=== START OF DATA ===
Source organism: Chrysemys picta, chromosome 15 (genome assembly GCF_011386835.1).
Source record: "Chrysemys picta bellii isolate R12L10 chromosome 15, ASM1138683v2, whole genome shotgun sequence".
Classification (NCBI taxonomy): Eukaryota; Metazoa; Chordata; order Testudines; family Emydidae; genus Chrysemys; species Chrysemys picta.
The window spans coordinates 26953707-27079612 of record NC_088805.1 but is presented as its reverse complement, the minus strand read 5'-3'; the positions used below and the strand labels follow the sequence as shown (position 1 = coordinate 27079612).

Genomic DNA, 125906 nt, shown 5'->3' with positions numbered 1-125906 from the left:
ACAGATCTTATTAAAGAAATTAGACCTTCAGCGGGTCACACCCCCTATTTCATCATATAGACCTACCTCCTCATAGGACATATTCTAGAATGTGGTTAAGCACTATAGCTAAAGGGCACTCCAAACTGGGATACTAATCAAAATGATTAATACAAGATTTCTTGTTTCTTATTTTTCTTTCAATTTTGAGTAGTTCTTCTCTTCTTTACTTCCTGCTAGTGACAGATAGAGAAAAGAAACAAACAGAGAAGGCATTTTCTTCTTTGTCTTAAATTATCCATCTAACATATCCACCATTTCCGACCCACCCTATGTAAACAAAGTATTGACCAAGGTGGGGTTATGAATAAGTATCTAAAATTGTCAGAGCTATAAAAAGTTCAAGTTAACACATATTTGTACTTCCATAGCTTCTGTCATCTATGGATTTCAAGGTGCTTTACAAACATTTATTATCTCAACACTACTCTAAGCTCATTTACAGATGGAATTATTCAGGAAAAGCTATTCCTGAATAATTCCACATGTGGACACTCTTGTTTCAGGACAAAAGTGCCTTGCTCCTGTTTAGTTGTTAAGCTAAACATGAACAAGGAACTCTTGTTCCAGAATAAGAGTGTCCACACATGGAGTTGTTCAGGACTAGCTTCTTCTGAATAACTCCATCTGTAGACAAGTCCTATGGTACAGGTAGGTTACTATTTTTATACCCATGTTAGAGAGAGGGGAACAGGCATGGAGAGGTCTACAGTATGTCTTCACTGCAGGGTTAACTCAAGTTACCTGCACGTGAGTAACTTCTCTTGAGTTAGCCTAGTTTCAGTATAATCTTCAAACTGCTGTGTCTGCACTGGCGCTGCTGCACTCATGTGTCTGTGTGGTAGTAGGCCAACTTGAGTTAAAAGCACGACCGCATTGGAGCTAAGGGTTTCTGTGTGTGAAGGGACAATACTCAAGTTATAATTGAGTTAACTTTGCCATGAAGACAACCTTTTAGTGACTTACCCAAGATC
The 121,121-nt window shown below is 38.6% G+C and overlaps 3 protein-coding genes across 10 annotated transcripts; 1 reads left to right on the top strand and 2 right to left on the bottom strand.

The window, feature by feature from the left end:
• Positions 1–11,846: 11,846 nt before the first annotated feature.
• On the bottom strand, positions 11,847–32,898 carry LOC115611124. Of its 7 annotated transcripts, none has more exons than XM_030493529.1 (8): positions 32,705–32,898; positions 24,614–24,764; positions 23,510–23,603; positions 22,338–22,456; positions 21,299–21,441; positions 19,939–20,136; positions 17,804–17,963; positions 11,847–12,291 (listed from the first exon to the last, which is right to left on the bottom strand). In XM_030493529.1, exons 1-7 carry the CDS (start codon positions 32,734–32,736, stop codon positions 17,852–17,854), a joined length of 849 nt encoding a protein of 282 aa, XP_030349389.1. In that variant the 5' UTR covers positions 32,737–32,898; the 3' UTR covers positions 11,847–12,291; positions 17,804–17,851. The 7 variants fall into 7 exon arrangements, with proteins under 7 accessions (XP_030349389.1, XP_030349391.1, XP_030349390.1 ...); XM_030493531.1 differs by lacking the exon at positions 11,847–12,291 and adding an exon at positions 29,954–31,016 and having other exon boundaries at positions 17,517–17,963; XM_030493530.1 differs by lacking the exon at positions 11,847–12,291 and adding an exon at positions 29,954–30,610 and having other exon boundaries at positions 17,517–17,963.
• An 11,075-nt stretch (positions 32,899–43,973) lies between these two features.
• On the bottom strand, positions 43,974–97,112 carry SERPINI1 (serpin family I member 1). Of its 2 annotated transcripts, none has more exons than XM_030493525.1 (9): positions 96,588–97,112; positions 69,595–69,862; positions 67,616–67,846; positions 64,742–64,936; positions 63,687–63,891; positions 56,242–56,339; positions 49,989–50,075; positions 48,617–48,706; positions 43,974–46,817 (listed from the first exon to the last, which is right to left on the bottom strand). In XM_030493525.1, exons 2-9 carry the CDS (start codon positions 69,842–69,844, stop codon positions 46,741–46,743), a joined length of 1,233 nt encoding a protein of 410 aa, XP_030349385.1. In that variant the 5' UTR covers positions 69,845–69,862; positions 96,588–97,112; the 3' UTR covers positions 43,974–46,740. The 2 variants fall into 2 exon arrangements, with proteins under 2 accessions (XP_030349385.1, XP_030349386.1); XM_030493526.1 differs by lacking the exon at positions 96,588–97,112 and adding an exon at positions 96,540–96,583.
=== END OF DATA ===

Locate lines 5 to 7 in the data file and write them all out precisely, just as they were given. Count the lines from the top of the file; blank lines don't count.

Genomic DNA, 125906 nt, shown 5'->3' with positions numbered 1-125906 from the left:
ACAGATCTTATTAAAGAAATTAGACCTTCAGCGGGTCACACCCCCTATTTCATCATATAGACCTACCTCCTCATAGGACATATTCTAGAATGTGGTTAAGCACTATAGCTAAAGGGCACTCCAAACTGGGATACTAATCAAAATGATTAATACAAGATTTCTTGTTTCTTATTTTTCTTTCAATTTTGAGTAGTTCTTCTCTTCTTTACTTCCTGCTAGTGACAGATAGAGAAAAGAAACAAACAGAGAAGGCATTTTCTTCTTTGTCTTAAATTATCCATCTAACATATCCACCATTTCCGACCCACCCTATGTAAACAAAGTATTGACCAAGGTGGGGTTATGAATAAGTATCTAAAATTGTCAGAGCTATAAAAAGTTCAAGTTAACACATATTTGTACTTCCATAGCTTCTGTCATCTATGGATTTCAAGGTGCTTTACAAACATTTATTATCTCAACACTACTCTAAGCTCATTTACAGATGGAATTATTCAGGAAAAGCTATTCCTGAATAATTCCACATGTGGACACTCTTGTTTCAGGACAAAAGTGCCTTGCTCCTGTTTAGTTGTTAAGCTAAACATGAACAAGGAACTCTTGTTCCAGAATAAGAGTGTCCACACATGGAGTTGTTCAGGACTAGCTTCTTCTGAATAACTCCATCTGTAGACAAGTCCTATGGTACAGGTAGGTTACTATTTTTATACCCATGTTAGAGAGAGGGGAACAGGCATGGAGAGGTCTACAGTATGTCTTCACTGCAGGGTTAACTCAAGTTACCTGCACGTGAGTAACTTCTCTTGAGTTAGCCTAGTTTCAGTATAATCTTCAAACTGCTGTGTCTGCACTGGCGCTGCTGCACTCATGTGTCTGTGTGGTAGTAGGCCAACTTGAGTTAAAAGCACGACCGCATTGGAGCTAAGGGTTTCTGTGTGTGAAGGGACAATACTCAAGTTATAATTGAGTTAACTTTGCCATGAAGACAACCTTTTAGTGACTTACCCAAGATC
The 121,121-nt window shown below is 38.6% G+C and overlaps 3 protein-coding genes across 10 annotated transcripts; 1 reads left to right on the top strand and 2 right to left on the bottom strand.